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I am fresh out of high school, and in the process of purchasing a 1969 El Camino with a 307. Instead of just selling it, I would like to build it (even if it isn't the most desireable car, I still love it). Unfortunately, I have absolutely zero experience with working on cars. The car currently runs, but I would like to rebuild the engine. I know the 307 isn't a particularly great engine, but rebuilding it would be a great way to learn. Before I dive into the project and spend my money on books, tools, etc, I would like to get as much advice as possible.

My main question right now i what is the best book/guide for rebuilding a 307? I have found the following books:
David Vizard Book
Larry Atherton Book
Do you have a better recommendation? Will these books be enough to guide me? Is there another resource I should look for?

I'm eager to get started, but I'd rather get some input from others before investing in the project. Any recommendations and general advice are greatly appreciated. Thanks!
 

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I would suggest picking up a 350 to rebuild WHILE you are driving the car. The engines are the same externally so the 350 will bolt right in when you pull the 307. The 350 is a better engine to have, powerwise, but the biggest reason I am saying this is so you can drive the car while doing the work.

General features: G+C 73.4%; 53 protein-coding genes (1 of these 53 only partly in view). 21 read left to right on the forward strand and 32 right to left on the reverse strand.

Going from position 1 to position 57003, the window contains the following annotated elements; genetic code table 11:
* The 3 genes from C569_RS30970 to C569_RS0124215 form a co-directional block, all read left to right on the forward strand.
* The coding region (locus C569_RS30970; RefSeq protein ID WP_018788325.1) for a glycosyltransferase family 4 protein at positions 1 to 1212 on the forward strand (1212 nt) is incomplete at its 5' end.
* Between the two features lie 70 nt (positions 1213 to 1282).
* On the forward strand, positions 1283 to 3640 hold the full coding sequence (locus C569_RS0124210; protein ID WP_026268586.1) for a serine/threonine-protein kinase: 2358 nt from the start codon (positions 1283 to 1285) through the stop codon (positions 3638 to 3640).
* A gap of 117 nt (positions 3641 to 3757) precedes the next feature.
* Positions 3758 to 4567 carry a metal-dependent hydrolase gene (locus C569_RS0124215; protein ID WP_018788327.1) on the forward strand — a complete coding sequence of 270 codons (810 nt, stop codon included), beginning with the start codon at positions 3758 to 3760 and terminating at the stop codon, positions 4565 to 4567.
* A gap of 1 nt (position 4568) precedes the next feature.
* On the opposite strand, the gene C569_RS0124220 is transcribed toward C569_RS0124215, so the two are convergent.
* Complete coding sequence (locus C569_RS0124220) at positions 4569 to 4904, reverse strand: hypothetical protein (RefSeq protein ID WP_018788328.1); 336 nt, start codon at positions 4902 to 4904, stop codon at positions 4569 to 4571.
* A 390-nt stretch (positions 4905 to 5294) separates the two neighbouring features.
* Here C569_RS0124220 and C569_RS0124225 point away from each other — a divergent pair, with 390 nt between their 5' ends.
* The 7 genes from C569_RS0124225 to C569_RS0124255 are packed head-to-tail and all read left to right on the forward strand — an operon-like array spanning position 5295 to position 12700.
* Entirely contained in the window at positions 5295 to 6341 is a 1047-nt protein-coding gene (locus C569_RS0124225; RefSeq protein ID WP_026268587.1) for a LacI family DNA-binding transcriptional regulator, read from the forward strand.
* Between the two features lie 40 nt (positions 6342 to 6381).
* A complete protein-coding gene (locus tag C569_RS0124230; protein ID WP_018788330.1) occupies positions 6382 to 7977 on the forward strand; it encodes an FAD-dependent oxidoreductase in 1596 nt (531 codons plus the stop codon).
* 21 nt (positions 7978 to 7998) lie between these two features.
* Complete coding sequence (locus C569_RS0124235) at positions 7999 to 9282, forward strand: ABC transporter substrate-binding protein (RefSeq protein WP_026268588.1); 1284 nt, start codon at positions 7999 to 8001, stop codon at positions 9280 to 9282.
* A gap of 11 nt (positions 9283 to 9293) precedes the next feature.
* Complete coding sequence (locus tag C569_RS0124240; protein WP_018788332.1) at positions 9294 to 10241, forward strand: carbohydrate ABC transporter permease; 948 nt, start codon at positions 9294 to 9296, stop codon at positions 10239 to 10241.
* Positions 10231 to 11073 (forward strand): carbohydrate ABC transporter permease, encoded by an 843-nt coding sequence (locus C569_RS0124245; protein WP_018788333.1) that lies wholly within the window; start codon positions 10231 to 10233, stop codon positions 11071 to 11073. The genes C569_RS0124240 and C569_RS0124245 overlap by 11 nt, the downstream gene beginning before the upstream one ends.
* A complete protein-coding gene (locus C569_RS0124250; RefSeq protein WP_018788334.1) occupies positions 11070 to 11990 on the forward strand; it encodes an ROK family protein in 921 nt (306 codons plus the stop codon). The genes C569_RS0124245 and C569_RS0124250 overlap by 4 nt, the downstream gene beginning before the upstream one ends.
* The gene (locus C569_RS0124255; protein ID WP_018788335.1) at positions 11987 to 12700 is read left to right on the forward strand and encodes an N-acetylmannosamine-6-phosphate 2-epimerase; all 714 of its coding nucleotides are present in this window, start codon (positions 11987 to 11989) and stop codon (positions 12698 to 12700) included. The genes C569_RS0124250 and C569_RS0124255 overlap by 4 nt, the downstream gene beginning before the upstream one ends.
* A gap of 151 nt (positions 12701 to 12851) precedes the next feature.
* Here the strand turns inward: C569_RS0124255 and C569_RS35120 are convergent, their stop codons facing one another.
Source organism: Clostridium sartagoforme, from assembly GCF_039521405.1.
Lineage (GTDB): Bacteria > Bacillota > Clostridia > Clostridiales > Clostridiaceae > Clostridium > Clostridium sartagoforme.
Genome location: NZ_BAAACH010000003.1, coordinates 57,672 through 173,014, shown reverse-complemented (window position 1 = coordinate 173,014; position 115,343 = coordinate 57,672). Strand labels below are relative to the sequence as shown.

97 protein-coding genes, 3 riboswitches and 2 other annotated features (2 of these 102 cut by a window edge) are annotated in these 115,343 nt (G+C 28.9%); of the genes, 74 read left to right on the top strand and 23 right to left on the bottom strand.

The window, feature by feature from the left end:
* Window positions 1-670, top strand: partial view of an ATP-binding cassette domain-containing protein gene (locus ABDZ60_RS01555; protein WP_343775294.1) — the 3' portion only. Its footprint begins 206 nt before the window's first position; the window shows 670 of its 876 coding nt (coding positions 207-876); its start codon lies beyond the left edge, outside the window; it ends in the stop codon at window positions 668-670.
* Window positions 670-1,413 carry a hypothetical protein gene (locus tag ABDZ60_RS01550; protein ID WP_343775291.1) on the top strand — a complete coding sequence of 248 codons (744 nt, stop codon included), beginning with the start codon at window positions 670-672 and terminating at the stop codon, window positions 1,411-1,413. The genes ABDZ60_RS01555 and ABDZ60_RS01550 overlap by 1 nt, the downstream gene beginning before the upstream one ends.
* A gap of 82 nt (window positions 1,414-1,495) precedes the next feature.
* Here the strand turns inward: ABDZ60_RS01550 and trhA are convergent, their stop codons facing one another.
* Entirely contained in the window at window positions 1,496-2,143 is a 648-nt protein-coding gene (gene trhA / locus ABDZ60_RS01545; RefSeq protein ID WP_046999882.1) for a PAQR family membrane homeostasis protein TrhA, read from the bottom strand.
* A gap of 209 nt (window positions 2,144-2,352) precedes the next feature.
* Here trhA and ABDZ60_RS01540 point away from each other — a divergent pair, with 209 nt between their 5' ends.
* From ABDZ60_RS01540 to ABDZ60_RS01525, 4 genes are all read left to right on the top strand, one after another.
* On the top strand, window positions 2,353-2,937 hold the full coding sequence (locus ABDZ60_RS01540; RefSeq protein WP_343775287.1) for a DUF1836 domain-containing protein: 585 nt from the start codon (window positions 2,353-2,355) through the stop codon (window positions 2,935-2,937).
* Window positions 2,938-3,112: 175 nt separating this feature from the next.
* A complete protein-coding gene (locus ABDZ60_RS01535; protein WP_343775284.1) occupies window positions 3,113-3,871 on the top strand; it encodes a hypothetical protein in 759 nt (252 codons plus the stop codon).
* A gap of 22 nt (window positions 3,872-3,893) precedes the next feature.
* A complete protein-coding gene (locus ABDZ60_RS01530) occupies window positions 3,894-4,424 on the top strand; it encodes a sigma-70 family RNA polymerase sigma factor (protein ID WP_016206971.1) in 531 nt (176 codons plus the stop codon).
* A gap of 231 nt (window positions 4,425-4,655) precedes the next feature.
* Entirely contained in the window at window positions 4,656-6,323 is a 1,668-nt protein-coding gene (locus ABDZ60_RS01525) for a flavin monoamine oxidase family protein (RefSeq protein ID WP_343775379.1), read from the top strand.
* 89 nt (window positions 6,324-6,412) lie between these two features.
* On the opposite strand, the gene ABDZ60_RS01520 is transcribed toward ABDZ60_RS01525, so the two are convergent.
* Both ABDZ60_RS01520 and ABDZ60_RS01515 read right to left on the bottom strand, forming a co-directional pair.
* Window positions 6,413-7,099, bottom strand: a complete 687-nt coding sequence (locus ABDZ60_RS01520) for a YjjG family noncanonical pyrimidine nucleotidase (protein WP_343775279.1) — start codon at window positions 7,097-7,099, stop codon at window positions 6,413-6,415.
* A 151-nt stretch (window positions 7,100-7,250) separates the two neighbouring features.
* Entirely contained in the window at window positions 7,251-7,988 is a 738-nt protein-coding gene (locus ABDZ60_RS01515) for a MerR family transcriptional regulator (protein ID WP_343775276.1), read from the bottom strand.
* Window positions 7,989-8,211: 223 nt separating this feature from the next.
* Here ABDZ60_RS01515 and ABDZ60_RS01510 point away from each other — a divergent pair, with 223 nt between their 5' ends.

350's are a dime a dozen and rebuild kits are cheap also. I don't know how much coin you have to throw at the rebuild.
I would also suggest talking to a couple of local shops that do engine work. Maybe offer to do some work for the help and expertise they could offer to you.
Mark
 

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Welcome Grasshopper!!
If you've got a running motor and you're a total virgin on anything automotive, what makes you think you need to rebuild it.
You need to learn how to tune it first. And then how to maybe rebuild your carb or modify your distributor.
How to set your timing or adjust your carb.
All kinds of things besides rebuilding your motor.
But absolutely first is to find out exactly what you have.
Your 307 could be anything from a 265 to a 400 for all you know.

Take some pics for us.
Motor of course. The car maybe too.
 

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Discussion Starter #4
I would suggest picking up a 350 to rebuild WHILE you are driving the car. The engines are the same externally so the 350 will bolt right in when you pull the 307. The 350 is a better engine to have, powerwise, but the biggest reason I am saying this is so you can drive the car while doing the work.
350's are a dime a dozen and rebuild kits are cheap also. I don't know how much coin you have to throw at the rebuild.
I would also suggest talking to a couple of local shops that do engine work. Maybe offer to do some work for the help and expertise they could offer to you.
Mark
If I can scrape together enough money, that would be a great idea. However, since I don't have any tools or books, I'm not sure I would have enough money to buy a 350 and all of the supplies I would need to rebuild it. I'm trying to be careful about spending on this project, but I think that's a great idea.
 

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If I can scrape together enough money, that would be a great idea. However, since I don't have any tools or books, I'm not sure I would have enough money to buy a 350 and all of the supplies I would need to rebuild it. I'm trying to be careful about spending on this project, but I think that's a great idea.